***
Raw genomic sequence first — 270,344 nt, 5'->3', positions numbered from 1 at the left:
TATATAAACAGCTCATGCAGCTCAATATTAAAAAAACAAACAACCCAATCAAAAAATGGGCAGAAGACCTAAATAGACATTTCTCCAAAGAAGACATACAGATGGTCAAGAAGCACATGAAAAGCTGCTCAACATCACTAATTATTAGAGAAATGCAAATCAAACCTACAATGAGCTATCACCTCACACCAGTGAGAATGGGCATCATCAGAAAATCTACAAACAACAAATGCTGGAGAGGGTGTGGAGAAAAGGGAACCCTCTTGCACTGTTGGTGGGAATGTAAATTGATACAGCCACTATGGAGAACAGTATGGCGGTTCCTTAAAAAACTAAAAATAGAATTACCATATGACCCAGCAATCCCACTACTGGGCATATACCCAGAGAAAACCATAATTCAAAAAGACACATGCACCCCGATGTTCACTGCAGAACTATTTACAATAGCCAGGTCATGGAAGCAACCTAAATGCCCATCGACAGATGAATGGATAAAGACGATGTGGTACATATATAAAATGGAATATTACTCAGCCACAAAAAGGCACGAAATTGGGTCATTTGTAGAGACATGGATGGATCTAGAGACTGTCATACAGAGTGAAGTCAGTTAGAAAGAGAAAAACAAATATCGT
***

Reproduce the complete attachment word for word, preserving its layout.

Raw genomic sequence first — 270,344 nt, 5'->3', positions numbered from 1 at the left:
TATATAAACAGCTCATGCAGCTCAATATTAAAAAAACAAACAACCCAATCAAAAAATGGGCAGAAGACCTAAATAGACATTTCTCCAAAGAAGACATACAGATGGTCAAGAAGCACATGAAAAGCTGCTCAACATCACTAATTATTAGAGAAATGCAAATCAAACCTACAATGAGCTATCACCTCACACCAGTGAGAATGGGCATCATCAGAAAATCTACAAACAACAAATGCTGGAGAGGGTGTGGAGAAAAGGGAACCCTCTTGCACTGTTGGTGGGAATGTAAATTGATACAGCCACTATGGAGAACAGTATGGCGGTTCCTTAAAAAACTAAAAATAGAATTACCATATGACCCAGCAATCCCACTACTGGGCATATACCCAGAGAAAACCATAATTCAAAAAGACACATGCACCCCGATGTTCACTGCAGAACTATTTACAATAGCCAGGTCATGGAAGCAACCTAAATGCCCATCGACAGATGAATGGATAAAGACGATGTGGTACATATATAAAATGGAATATTACTCAGCCACAAAAAGGCACGAAATTGGGTCATTTGTAGAGACATGGATGGATCTAGAGACTGTCATACAGAGTGAAGTCAGTTAGAAAGAGAAAAACAAATATCGT